We rented two 2 person kayak/canoes and took a lazy, relaxing trip up the Lake Creek across from the boat launch. This was really a highlight of the trip. We saw Heron’s, otter slides (but no otters showed up), ducks and tons of blackberries you could pick right from your kayak. We had a blast.

There is a popular group site with its own dock near the marina, but it is booked far in advance. It looks like the premier boating & camping spot on the lake, although there are no hookups.

UPDATE: June/2008  The marina is now under new management (Loon Lake Water Sports Marina). The now rent much more than just kayaks. They now rent kayaks, canoes, paddle boats, fishing boats, jet skies, ski boats, and pontoon boats. The dock was upgraded in Spring/2008 and the boat ramp is still slated for Fall/2008.

Loon Lake Recreation Area (BLM - 877-444-6777)

This BLM campground is located at the North end of the lake nestled into an old Douglas fir forest. The access is through some cliffs so you need to enter carefully if you have a bigger rig. The sites are located in tall trees so it provides plenty of shade for those hot days. There is no water, sewer or electricity available, but there are flush toilets and hot showers. Not all sites are capable of taking a large tent or RV, so be sure to read the site information at recreation.gov carefully to get a site that fits.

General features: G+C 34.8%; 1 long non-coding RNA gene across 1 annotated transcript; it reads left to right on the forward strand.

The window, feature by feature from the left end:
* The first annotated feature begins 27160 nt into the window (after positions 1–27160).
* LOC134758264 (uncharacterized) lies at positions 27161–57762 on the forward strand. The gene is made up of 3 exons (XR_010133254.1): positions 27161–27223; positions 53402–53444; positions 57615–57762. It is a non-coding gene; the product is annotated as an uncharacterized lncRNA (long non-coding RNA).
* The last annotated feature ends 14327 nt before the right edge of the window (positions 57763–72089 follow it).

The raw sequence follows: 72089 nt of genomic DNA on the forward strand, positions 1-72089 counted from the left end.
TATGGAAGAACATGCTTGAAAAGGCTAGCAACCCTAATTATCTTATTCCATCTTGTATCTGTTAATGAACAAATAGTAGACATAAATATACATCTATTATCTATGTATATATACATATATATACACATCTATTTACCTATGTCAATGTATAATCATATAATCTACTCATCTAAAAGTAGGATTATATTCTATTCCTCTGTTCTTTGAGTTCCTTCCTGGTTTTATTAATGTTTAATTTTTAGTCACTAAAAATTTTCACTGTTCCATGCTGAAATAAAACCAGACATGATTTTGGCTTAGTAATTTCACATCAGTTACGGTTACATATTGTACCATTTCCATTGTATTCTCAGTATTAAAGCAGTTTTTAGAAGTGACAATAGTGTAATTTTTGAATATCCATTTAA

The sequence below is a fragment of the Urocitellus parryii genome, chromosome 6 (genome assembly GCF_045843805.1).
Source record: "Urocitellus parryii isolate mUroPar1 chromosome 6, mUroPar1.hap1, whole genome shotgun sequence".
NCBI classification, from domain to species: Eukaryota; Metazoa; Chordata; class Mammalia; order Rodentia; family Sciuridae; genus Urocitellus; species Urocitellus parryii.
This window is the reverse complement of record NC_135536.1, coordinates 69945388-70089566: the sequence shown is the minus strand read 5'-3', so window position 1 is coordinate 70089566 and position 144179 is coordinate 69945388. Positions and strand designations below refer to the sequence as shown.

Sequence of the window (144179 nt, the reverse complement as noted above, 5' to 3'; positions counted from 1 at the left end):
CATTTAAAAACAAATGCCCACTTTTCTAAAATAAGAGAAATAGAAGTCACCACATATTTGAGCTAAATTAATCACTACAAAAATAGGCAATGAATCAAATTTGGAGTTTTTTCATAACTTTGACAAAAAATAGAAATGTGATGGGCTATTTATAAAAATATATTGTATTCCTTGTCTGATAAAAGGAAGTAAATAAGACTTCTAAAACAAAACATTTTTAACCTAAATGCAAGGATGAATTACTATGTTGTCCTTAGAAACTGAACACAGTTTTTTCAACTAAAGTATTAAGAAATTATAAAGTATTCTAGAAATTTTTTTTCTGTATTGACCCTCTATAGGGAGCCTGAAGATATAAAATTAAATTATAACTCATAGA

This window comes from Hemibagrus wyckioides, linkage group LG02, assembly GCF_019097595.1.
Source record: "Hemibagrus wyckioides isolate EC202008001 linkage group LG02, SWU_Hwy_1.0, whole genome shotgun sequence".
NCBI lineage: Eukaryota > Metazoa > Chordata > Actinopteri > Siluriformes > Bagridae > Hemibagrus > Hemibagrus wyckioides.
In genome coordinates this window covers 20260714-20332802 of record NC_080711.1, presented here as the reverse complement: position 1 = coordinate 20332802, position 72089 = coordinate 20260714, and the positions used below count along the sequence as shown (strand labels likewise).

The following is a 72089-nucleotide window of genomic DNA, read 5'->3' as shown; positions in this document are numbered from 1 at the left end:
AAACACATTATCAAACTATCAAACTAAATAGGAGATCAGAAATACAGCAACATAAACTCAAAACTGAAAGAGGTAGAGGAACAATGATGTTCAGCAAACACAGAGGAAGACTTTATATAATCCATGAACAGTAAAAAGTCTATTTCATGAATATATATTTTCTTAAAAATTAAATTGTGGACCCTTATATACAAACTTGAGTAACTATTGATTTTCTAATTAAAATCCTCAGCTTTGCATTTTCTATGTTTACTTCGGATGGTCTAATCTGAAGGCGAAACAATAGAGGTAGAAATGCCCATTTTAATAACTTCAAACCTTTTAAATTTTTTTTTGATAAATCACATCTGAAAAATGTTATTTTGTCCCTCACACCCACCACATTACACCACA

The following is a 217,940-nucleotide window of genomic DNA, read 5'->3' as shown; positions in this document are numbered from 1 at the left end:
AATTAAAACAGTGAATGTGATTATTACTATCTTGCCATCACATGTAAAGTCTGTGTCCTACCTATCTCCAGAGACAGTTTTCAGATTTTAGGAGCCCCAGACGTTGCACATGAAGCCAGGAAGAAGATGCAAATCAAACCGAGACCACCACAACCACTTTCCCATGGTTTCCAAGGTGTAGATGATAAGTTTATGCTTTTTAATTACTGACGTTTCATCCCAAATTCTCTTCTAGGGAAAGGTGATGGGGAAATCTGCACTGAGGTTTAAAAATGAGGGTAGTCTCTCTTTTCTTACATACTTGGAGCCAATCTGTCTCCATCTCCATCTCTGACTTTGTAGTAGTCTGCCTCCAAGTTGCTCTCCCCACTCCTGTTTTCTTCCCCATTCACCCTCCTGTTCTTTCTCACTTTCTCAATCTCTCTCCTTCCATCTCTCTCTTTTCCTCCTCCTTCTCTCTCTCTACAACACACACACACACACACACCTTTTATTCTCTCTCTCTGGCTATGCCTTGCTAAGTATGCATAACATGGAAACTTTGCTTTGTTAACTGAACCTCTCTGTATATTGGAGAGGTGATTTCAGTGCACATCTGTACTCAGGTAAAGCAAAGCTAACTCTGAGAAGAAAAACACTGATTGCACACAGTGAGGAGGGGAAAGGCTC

The recreation area is also day use for a fee of $5. It includes a great sandy beach with a “boat beaching area”, volley ball court, picnic areas and a swim area. Some camp sites are quite a ways from the beach, but not too far to walk comfortably. The closer sites are sites are 35-53 – some reservable and some unreserved.

There is an improved boat ramp. There is plenty of boat trailer parking available for day use and several areas in the campground. There are more than 35 picnic tables with charcoal grills located near the beach, some accessible and an accessible fishing dock. You will surely enjoy the beauty of this campground and the recreational opportunities that abound here.